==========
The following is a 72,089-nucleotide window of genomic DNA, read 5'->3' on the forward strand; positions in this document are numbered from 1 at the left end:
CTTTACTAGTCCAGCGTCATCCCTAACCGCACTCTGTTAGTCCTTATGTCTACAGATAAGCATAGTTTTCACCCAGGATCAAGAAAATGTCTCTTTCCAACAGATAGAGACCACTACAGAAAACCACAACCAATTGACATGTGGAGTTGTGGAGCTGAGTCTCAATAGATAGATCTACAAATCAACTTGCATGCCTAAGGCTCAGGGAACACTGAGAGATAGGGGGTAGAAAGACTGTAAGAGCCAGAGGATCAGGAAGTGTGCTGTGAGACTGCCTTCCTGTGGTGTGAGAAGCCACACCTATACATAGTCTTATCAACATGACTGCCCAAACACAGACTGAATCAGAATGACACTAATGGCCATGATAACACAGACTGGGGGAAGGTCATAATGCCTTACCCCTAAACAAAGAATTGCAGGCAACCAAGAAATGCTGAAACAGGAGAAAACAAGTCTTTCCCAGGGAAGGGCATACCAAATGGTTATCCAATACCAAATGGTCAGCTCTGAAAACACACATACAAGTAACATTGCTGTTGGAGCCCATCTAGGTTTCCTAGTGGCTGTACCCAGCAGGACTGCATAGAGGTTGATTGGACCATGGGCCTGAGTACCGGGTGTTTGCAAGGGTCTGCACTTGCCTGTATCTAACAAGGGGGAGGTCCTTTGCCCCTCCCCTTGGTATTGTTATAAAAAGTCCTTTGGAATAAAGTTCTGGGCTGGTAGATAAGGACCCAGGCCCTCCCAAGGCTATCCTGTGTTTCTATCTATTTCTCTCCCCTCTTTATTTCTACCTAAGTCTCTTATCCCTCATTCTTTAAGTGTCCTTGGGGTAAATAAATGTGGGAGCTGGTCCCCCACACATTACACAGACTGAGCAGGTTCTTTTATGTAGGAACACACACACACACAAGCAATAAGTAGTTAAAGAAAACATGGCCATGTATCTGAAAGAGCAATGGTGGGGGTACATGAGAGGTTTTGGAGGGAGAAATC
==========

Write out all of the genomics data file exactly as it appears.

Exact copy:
The following is a 72,089-nucleotide window of genomic DNA, read 5'->3' on the forward strand; positions in this document are numbered from 1 at the left end:
CTTTACTAGTCCAGCGTCATCCCTAACCGCACTCTGTTAGTCCTTATGTCTACAGATAAGCATAGTTTTCACCCAGGATCAAGAAAATGTCTCTTTCCAACAGATAGAGACCACTACAGAAAACCACAACCAATTGACATGTGGAGTTGTGGAGCTGAGTCTCAATAGATAGATCTACAAATCAACTTGCATGCCTAAGGCTCAGGGAACACTGAGAGATAGGGGGTAGAAAGACTGTAAGAGCCAGAGGATCAGGAAGTGTGCTGTGAGACTGCCTTCCTGTGGTGTGAGAAGCCACACCTATACATAGTCTTATCAACATGACTGCCCAAACACAGACTGAATCAGAATGACACTAATGGCCATGATAACACAGACTGGGGGAAGGTCATAATGCCTTACCCCTAAACAAAGAATTGCAGGCAACCAAGAAATGCTGAAACAGGAGAAAACAAGTCTTTCCCAGGGAAGGGCATACCAAATGGTTATCCAATACCAAATGGTCAGCTCTGAAAACACACATACAAGTAACATTGCTGTTGGAGCCCATCTAGGTTTCCTAGTGGCTGTACCCAGCAGGACTGCATAGAGGTTGATTGGACCATGGGCCTGAGTACCGGGTGTTTGCAAGGGTCTGCACTTGCCTGTATCTAACAAGGGGGAGGTCCTTTGCCCCTCCCCTTGGTATTGTTATAAAAAGTCCTTTGGAATAAAGTTCTGGGCTGGTAGATAAGGACCCAGGCCCTCCCAAGGCTATCCTGTGTTTCTATCTATTTCTCTCCCCTCTTTATTTCTACCTAAGTCTCTTATCCCTCATTCTTTAAGTGTCCTTGGGGTAAATAAATGTGGGAGCTGGTCCCCCACACATTACACAGACTGAGCAGGTTCTTTTATGTAGGAACACACACACACACAAGCAATAAGTAGTTAAAGAAAACATGGCCATGTATCTGAAAGAGCAATGGTGGGGGTACATGAGAGGTTTTGGAGGGAGAAATC